Target: David Zucker, director of the Wisconsin Department of Tourism
Goal: Prohibit the use of dogs in wolf hunts
Wisconsin senator Fred Risser plans on introducing a bill that would ban the use of dogs in wolf hunts before the practice even begins. However, the bill is not expected to pass, and the 2013-2014 wolf hunting season will be virtually unregulated when it comes to the use of dogs. This practice will lead to bloody fatalities among both dogs and wolves, and is one of the most inhumane sports still legal in the U.S. today.
Wisconsin is the only state that allows hunters to set packs of dogs loose to hunt wolves, and humane societies from all over the country are denouncing the practice. Senator Risser described it as nothing more than “state sanctioned dog fighting.” Wolves and dogs are equally likely to be brutally maimed or slaughtered, especially if a pack corners an individual. There is a limit on the number of wolves hunters can kill each year, but by including dogs in the hunt, those numbers may be harder to control. The number of dogs killed is also impossible to estimate, but will probably be high.
The practice is also grossly under-regulated, with hardly any restrictions existing. The 2013-2014 season will be the first in which dogs are used, and so far there are few rules limiting the practice. Hunters can only use dogs during a specific hunting season, and only during daylight hours. Other rules are being considered, but nothing will be put in place for the 2013-2014 season, making it a virtual free-for-all. Denounce this inhumane practice, and help ensure the safety of both wolves and dogs in the state of Wisconsin.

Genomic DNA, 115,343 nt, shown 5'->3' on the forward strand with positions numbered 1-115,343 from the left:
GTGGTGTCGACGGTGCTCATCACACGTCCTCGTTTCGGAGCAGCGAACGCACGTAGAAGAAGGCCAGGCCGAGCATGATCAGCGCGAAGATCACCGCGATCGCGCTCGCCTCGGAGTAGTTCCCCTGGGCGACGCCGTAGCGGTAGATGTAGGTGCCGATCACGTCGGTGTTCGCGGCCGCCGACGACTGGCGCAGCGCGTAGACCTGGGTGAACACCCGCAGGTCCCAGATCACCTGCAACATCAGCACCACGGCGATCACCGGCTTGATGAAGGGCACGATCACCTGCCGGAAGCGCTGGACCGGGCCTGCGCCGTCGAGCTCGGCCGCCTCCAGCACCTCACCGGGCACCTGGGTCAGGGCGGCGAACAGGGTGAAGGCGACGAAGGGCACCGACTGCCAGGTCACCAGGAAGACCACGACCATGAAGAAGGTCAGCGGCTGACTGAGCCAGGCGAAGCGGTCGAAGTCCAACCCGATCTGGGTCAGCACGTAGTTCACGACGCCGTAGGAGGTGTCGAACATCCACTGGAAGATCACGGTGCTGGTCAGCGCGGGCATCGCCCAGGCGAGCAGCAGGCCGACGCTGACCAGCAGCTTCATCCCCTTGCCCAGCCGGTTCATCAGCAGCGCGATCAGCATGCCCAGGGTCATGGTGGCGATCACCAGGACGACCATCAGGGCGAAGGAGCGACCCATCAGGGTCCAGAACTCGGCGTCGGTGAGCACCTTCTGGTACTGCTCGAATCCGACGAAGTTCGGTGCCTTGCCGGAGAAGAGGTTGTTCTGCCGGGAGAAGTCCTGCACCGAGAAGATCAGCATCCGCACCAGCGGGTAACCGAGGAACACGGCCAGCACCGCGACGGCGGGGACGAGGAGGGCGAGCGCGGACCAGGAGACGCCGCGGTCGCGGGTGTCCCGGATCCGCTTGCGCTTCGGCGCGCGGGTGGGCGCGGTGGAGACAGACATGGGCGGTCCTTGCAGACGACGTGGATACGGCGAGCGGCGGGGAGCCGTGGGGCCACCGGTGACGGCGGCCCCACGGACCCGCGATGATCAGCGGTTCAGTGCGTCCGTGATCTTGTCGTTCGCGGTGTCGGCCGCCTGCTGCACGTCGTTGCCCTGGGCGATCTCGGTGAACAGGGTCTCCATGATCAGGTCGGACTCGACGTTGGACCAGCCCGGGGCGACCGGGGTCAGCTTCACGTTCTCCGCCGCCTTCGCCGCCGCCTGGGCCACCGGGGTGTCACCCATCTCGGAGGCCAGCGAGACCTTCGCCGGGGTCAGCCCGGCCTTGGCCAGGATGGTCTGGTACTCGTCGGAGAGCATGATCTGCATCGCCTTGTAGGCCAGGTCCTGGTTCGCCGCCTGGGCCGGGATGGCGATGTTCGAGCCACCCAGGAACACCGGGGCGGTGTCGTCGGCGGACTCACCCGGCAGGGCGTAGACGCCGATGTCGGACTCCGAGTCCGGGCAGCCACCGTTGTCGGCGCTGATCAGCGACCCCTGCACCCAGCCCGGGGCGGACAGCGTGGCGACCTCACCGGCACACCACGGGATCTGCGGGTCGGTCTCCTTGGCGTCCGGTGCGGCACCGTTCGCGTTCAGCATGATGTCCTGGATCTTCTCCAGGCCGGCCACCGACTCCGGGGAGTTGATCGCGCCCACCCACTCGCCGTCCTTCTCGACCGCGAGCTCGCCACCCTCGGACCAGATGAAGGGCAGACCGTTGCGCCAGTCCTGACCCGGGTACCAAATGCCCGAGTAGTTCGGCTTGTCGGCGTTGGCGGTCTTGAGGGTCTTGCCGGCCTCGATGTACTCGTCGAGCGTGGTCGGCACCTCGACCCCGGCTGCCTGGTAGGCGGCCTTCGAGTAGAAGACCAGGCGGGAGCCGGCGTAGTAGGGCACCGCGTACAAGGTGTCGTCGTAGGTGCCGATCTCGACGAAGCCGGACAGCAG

Dear David Zucker,
The recently legalized practice of using dogs in wolf hunts is inhumane and barbaric. There is a reason Wisconsin is the only state in which it is legal, and that reason is the intense brutality the practice entails. It puts not only the recently endangered wolves at risk, but also the domestic dogs used in the hunts. It is a practice concerned only with death, and will lead to the deaths of both wolves and dogs.
However, if Wisconsin is willing to allow such a practice to be conducted in its borders, it must regulate it. The few restrictions on dogs involved in wolf hunts do not go far enough to protect the animals, and must be added to. There need to be greater restrictions on the number of dogs a hunter can use in a given year, and the manner in which they are trained.
Regulations are necessary for as long as the practice is in place. However, passing Senator Fred Risser’s proposed bill banning the practice would be even more commendable. It is a barbaric practice, and one that deserves to be banned nation-wide. It is only right than this cruel practice is stopped, and the animals involved allowed to live their lives in safety.
[Your Name Here]
Photo Credit: Gunnar Reis via Creative Commons